After Digitalism’s I Love You, Dude record release this year, I was kindly invited by the German duo to hear them live and “bust a move” at the 9:30 Club Friday night during the HARD Summer Tour (as mentioned in my previous post). Being the most popular act on this tour, Digitalism has their recent single “2 Hearts” featured in the promotional video for the HARD Summer Tour.
I typically lean toward “instruments,” but isn’t music, especially live music, about breaking with convention? Friday night, I left my folk bias behind and arrived early to “get the lay of the land.” And as I stood in a freezing cold, nearly empty club I felt intimidated and nervous. What would fill this space; who would fill this space; how could they fill this space!? So, like we do when the show hasn’t begun, we drink!
Excited about the night’s events, I strolled down the stair to the bar, tossed back a few beers, and when I felt a little warmer, a little less timid, I submerged onto the dance floor.
Destructo was playing “Technology” as thin adolescents wearing thick wrist bands toting backpacks full of glow sticks and menthol made their way to the edges of the room and waited. A few happy hour extensions trickled in to grind on each other in the center of the floor as the song faded from “Technology” and burst into “Supa Freak Remix”; in their defense, one cannot be blamed for what happens when Rick James’ broken speech patterns are assisted by ambient electronic beats.
That being said, one couple stood out (thank you!), and they know who they are, an extremely tall woman, definitely over six feet tall, probably in her thirties, and a much shorter professorial-looking man in his forties. They softly batted at each other’s faces as they argued and danced their way across the floor, taking sporadic breaks to hydrate at the main bar, slinging back a beverage only to continue humping one another through the night’s performances.
He slapped her ass as she shoved him aggressively away while laughing and blowing kisses in the air. He pulled her to him, forcefully sticking his tongue out (prior to a kiss, might I add), then digging for something inside her mouth until she had no room for air. They repeated this psuedo-violent, fascinating, playground-like behavior while switching positions, one in front, one in back, grinding during their favorite songs. (I adore people watching.) By the time Digitalism graced the stage, my ears and my eyes were at capacity.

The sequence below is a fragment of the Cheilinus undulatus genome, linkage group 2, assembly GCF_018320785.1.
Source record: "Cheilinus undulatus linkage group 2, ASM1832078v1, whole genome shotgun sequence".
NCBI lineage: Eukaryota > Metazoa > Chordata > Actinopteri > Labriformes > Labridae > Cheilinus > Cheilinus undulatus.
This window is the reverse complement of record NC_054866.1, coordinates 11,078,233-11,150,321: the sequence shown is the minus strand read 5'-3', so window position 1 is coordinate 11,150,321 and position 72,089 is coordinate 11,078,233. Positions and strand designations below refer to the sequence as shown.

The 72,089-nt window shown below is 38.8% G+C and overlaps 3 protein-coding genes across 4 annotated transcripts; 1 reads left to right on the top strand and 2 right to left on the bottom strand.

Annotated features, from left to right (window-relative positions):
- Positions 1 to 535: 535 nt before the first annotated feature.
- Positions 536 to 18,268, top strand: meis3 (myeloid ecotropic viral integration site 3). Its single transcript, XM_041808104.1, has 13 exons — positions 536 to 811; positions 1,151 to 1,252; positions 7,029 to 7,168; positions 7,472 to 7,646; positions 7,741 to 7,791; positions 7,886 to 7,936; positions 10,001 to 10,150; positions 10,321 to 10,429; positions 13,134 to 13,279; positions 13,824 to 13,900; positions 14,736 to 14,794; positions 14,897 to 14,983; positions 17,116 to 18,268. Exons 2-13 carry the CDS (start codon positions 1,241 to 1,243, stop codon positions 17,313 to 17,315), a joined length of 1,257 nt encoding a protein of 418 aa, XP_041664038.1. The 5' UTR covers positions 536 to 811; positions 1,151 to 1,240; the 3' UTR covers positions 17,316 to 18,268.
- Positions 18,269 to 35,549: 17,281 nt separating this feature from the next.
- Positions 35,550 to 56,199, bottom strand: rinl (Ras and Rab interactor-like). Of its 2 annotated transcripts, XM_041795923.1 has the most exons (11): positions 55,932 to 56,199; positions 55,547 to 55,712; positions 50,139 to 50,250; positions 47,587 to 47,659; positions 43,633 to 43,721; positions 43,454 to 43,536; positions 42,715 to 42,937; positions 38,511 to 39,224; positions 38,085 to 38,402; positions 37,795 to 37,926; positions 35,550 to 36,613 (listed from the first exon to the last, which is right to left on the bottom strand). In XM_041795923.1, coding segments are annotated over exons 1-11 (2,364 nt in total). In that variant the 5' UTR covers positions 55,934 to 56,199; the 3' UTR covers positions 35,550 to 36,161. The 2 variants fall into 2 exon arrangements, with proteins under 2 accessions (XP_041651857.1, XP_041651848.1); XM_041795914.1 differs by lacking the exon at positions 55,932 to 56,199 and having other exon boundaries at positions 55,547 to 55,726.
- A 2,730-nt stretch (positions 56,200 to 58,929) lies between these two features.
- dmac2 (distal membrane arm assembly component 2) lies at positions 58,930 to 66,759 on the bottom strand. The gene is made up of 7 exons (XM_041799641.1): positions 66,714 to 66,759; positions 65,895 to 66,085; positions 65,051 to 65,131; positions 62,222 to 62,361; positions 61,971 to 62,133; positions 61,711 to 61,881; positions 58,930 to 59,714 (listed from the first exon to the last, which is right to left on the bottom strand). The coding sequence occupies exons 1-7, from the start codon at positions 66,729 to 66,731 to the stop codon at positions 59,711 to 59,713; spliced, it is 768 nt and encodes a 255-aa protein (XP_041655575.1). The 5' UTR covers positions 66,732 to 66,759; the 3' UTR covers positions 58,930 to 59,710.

As the waiting adolescents (mentioned earlier) unzipped their packs and made ready their glowing tools, the floor light show began, as did Digitalism’s set. They played most of their singles, and I loved “2 Hearts” as expected, and adored “Echoes.” “Echoes” has the same happy build up as Stardust’s “Music Sounds Better With You,” and the charisma of Dirty Vegas’ “Days Go By”—it just felt good.
Digitalism makes dance music for people of the indie-rock persuasion, in my opinion, with pretty lyrics floating atop solid baselines. Unfortunately, I did not get the chance to sit down with them on this go ’round, but maybe next time. And although Digitalism says they want to do “what the ladies do” as far as their dance moves are concerned, I believe the men outnumbered the women 2:1 that night.
Future tour dates: Although the I Love You Dude world tour is now over, if you are not ashamed to dance, and you have the chance to see them, definitely do so. They are brimming with energy; some is bound to rub off.